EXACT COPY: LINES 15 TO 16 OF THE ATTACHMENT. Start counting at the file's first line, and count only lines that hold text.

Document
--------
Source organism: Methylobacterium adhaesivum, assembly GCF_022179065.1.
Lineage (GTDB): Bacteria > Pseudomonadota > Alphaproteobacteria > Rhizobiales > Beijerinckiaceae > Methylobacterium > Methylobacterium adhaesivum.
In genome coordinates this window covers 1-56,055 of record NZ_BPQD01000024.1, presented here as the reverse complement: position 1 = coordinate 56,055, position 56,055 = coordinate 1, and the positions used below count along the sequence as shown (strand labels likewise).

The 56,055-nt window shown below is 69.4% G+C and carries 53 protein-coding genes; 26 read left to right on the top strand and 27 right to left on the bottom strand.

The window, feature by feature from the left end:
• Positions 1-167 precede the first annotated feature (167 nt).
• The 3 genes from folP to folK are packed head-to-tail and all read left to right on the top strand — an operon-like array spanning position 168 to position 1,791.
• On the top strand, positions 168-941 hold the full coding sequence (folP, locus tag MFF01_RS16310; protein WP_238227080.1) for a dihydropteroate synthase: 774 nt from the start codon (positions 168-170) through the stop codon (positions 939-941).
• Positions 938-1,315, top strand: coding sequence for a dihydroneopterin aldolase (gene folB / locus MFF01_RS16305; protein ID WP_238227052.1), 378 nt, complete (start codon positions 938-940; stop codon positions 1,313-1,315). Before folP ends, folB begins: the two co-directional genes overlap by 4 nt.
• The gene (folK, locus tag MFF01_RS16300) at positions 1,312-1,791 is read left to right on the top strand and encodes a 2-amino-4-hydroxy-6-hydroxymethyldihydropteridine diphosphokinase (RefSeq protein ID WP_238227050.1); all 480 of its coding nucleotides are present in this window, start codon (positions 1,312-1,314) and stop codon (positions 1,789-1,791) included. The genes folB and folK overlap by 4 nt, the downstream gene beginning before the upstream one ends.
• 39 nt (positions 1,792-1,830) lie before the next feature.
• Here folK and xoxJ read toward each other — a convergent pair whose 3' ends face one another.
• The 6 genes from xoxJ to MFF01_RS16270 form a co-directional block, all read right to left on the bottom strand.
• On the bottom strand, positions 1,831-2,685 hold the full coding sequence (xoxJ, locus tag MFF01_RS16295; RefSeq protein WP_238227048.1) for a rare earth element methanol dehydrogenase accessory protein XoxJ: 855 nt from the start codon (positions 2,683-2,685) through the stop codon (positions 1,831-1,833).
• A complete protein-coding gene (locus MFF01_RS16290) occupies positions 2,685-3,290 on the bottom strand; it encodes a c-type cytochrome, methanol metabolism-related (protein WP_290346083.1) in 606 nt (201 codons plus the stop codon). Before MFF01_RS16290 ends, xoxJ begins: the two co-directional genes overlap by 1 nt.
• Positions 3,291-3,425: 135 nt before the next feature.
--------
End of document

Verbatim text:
• A complete protein-coding gene (locus MFF01_RS16290) occupies positions 2,685-3,290 on the bottom strand; it encodes a c-type cytochrome, methanol metabolism-related (protein WP_290346083.1) in 606 nt (201 codons plus the stop codon). Before MFF01_RS16290 ends, xoxJ begins: the two co-directional genes overlap by 1 nt.
• Positions 3,291-3,425: 135 nt before the next feature.